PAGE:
What we’re reading: Wakefield, Irby & Strout
Each week we bring you a sample of the books we’re reading, the films we’re watching, the television shows we’re hooked on or the music we’re loving.
Ellen Cregan is reading We Are Never Meeting in Real Life by Samantha Irby
I’ve been reading We Are Never Meeting in Real Life by Samantha Irby. This hilarious collection of essays makes for delightful reading – Irby is a comedian who runs the popular blog Bitches Gotta Eat, and her warts-and-all, confessional style of writing is relatable and funny. There’s a particular essay in the book about her love–hate relationship (definitely more hate) with her grumpy rescue cat, Helen Keller, that made me cry tears of laughter. I have been meaning to read this book for a while, but brought it to the top of my TBR pile after rapper and all-round-cool-person Noname chose it as a pick for her online book club. All of the books featured so far have been excellent, so I think I’ll be keeping a close eye on the club for future reading recommendations.
Rosalind McClintock is reading Olive, Again by Elizabeth Strout (available in November)
I was lucky enough to receive an advance copy of Olive, Again and it is truly, Olive, Again. It doesn’t miss a beat. I feel like it could have been slotted into the back of Olive Kitteridge and none would be the wiser. Strout writes so precisely and manages to build such a rich emotional picture with a few well chosen words. This book doesn’t disappoint.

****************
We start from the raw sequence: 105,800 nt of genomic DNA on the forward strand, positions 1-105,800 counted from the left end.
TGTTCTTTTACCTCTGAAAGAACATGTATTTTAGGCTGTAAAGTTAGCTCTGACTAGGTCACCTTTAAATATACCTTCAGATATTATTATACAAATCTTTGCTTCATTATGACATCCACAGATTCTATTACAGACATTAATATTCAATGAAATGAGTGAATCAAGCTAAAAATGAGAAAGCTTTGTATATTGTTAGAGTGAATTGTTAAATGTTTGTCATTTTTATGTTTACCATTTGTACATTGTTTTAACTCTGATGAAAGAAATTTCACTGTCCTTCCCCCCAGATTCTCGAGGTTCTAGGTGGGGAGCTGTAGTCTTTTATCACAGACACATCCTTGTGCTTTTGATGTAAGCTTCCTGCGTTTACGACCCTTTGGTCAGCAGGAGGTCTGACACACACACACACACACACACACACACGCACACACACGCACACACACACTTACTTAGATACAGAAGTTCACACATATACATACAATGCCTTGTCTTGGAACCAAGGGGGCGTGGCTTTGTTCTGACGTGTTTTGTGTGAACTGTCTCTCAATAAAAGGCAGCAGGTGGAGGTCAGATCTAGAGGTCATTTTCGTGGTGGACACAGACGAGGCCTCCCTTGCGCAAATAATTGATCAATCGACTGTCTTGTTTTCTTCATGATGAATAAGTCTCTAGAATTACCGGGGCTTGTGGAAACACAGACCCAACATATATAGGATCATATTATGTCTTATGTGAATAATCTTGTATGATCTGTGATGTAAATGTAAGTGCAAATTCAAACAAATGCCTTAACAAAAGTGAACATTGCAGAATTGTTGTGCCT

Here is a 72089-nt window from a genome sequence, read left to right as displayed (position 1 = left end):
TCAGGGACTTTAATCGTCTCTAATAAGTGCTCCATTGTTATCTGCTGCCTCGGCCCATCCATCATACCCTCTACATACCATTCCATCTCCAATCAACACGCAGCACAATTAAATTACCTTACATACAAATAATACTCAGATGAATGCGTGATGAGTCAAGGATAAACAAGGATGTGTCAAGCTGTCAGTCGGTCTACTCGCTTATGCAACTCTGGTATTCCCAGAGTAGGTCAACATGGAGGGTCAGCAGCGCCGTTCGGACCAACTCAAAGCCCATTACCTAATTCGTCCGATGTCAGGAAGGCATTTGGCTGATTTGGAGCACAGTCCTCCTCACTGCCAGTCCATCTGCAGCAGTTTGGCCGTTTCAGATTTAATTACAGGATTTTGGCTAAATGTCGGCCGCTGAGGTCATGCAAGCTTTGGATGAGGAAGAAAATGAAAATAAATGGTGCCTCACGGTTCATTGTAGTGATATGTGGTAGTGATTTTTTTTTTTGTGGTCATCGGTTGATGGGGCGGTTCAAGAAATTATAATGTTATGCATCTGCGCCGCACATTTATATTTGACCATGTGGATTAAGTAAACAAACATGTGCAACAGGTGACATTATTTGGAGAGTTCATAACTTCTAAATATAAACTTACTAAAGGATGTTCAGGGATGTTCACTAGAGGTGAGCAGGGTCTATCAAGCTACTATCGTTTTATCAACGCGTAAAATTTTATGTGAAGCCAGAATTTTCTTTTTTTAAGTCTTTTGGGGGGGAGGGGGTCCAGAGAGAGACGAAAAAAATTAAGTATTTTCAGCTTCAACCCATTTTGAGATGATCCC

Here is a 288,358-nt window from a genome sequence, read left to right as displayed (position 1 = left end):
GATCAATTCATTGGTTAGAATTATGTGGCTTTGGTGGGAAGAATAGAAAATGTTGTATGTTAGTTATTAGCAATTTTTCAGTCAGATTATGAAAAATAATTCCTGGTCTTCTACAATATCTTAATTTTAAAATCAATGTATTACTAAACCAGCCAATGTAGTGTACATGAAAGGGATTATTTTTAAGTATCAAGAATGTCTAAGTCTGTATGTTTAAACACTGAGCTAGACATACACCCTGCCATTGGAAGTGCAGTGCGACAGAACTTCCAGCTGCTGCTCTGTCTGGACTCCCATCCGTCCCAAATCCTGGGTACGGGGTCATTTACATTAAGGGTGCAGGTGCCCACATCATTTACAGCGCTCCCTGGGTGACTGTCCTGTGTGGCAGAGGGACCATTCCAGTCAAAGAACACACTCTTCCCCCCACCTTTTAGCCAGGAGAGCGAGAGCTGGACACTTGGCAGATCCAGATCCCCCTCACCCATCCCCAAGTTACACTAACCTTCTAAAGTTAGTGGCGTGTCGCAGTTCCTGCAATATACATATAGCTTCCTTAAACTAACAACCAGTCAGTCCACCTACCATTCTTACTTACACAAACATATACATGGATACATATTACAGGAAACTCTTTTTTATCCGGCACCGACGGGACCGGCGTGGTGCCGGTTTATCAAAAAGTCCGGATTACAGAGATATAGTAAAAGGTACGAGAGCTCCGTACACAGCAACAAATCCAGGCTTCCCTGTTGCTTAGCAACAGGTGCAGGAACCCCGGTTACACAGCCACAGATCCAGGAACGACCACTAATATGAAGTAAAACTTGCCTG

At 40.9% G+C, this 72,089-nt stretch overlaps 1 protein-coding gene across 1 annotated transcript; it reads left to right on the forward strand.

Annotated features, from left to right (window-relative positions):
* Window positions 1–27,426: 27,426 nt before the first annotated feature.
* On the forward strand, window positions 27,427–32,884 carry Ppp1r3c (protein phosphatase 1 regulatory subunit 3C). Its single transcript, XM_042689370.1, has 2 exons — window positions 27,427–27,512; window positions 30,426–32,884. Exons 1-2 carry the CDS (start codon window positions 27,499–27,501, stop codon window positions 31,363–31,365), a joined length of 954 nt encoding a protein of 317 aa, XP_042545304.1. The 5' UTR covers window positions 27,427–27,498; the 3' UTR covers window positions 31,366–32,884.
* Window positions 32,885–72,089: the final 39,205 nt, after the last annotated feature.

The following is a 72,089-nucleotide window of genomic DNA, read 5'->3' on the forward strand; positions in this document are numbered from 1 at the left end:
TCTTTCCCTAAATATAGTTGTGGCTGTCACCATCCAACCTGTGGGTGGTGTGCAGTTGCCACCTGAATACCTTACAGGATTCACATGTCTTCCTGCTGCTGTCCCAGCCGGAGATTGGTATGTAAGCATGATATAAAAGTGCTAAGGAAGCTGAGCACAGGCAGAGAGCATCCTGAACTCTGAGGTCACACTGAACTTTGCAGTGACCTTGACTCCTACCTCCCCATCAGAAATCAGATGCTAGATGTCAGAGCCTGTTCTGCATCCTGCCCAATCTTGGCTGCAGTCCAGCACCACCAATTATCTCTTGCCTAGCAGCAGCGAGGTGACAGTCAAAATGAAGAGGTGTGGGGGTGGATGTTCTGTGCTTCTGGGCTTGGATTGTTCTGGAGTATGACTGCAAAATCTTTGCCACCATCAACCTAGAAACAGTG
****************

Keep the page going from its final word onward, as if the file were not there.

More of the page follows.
Bronte Coates is reading two very different books
Casey McQuiston’s Red, White & Royal Blue has been making a lot of noise among romance readers in recent months, and I finally snapped up a copy last weekend. The tagline: what happens when America’s First Son falls in love with the Prince of Wales? The answer: lots of sneaking around and plenty of chaos. Imagining a world where Trump was never elected, Red, White & Royal Blue is escapism at its sweetest. The relationship that slowly builds between the two young men as they transform from enemies, to fake friends, to secret lovers, to soulmates is deliciously enjoyable.
In direct comparison to McQuiston’s novel, I’m also now halfway through Vikki Wakefield’s latest YA novel, This is How We Change the Ending, which centres on a young man in far more realistic and upsetting circumstances. Nate is sixteen and living under the rule of his aggressive father. Nate can handle himself, mostly, but he’s worried about his father’s behaviour towards new wife and his younger twin brothers, and when the local youth centre he uses as a respite is threatened with closure, something has to change. Wakefield handles difficult subjects with honesty and empathy. This is How We Change the Ending is an intimate and gutting read.